So, while the Royals may eek out a 1-run game against the Cardinals, chances are the Cards will beat the crown off their head in the other two games they play -- a result that's probably closer to the true level of ability for these two teams.

So, I sit here this morning, noticing that the Nationals Runs scored finally exceeds their runs allowed (255-252).

That's a result that, according to James' formula, would yield a roughly .500 record. Instead, we're well above .500 (nine games now!)

And, I look at the stretch of games over the last two weeks, and I see a lot of one-run games -- games where, if we didn't get that ONE big late-inning hit, we'd have lost.

And it makes me nervous.

I hate pythagoras!

But, then, I start to think about it a little bit.

First, is Nats Blog's look at Pythagoras from earlier this week, using the situational dependent WV. Although the point of the Theorem is that WHEN runs score (over the course of a loooong season) isn't as important as how many are scored, theirs is an interesting look at how our 'clutch hits' indicate that we're on the right track.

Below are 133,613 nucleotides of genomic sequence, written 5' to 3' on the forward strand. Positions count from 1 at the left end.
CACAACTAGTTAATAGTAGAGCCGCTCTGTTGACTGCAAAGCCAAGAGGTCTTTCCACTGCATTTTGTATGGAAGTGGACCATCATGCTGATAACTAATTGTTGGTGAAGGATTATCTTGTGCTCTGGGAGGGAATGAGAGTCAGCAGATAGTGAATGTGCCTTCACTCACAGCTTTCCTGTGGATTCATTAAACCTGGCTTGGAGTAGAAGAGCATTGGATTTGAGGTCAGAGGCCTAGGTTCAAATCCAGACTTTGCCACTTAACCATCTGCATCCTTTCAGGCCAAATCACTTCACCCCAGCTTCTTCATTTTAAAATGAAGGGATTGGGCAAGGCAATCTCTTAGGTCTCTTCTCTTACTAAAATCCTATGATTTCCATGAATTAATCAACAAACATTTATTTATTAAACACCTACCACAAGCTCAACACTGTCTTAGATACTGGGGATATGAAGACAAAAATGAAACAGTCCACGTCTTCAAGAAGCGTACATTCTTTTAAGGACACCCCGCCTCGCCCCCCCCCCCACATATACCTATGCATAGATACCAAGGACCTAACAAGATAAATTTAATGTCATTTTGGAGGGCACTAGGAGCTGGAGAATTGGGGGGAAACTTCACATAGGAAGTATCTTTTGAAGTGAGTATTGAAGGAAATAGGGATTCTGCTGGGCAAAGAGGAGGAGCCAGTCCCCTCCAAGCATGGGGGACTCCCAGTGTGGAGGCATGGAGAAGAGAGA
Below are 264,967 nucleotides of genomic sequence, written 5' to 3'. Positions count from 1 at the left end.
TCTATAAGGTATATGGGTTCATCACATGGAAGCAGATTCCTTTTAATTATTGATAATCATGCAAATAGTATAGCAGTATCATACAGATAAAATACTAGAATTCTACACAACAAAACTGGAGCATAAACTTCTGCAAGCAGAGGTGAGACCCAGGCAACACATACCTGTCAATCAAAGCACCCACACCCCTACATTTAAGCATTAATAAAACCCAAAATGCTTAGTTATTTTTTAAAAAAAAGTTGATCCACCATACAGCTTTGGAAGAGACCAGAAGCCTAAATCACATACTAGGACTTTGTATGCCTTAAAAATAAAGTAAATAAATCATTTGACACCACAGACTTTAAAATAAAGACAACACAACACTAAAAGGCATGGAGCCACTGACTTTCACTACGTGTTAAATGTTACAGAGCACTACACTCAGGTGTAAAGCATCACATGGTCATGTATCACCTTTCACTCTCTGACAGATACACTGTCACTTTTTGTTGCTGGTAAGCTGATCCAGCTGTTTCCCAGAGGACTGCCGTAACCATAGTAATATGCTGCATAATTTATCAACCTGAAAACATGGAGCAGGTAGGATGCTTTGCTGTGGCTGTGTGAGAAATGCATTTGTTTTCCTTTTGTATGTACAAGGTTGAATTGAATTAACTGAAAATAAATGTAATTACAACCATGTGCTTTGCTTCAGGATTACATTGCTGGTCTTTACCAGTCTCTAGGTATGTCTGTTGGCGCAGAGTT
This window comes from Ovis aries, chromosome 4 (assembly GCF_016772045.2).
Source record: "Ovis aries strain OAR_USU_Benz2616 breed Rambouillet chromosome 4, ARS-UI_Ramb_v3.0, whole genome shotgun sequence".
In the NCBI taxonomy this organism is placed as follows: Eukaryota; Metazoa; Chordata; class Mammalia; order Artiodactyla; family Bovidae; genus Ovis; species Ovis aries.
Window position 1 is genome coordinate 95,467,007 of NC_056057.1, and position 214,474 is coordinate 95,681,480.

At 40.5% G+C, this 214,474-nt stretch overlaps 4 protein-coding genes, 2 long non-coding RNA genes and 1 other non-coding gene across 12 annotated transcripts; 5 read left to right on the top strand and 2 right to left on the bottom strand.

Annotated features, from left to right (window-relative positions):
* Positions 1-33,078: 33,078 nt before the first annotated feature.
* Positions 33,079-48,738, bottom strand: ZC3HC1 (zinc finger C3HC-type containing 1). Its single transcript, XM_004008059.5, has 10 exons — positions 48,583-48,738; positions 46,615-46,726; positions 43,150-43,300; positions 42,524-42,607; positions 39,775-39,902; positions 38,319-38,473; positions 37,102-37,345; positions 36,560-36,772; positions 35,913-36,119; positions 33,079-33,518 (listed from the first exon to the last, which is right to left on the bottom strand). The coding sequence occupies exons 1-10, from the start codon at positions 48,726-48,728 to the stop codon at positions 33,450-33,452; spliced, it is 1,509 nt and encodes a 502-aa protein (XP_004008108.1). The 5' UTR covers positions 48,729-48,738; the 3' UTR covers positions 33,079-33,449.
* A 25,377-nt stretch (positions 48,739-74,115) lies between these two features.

Second is the Joe Horgan factor.

You might recall Joe Horgan, the second left-hander in our bullpen at the open of the season. He's the guy that Frank wanted to have on the staff so badly, he forced Bodes to send Gary Majewski down to the minors. Yeah, that Gary Majewski. Good call, Frank!

Our friend Horgan pitched like he was an agent provocateur. I know I certainly felt violent watching him pitch. And Frank did his best to kill him (and the team) by leaving him out there to be brutalized by opposing batters.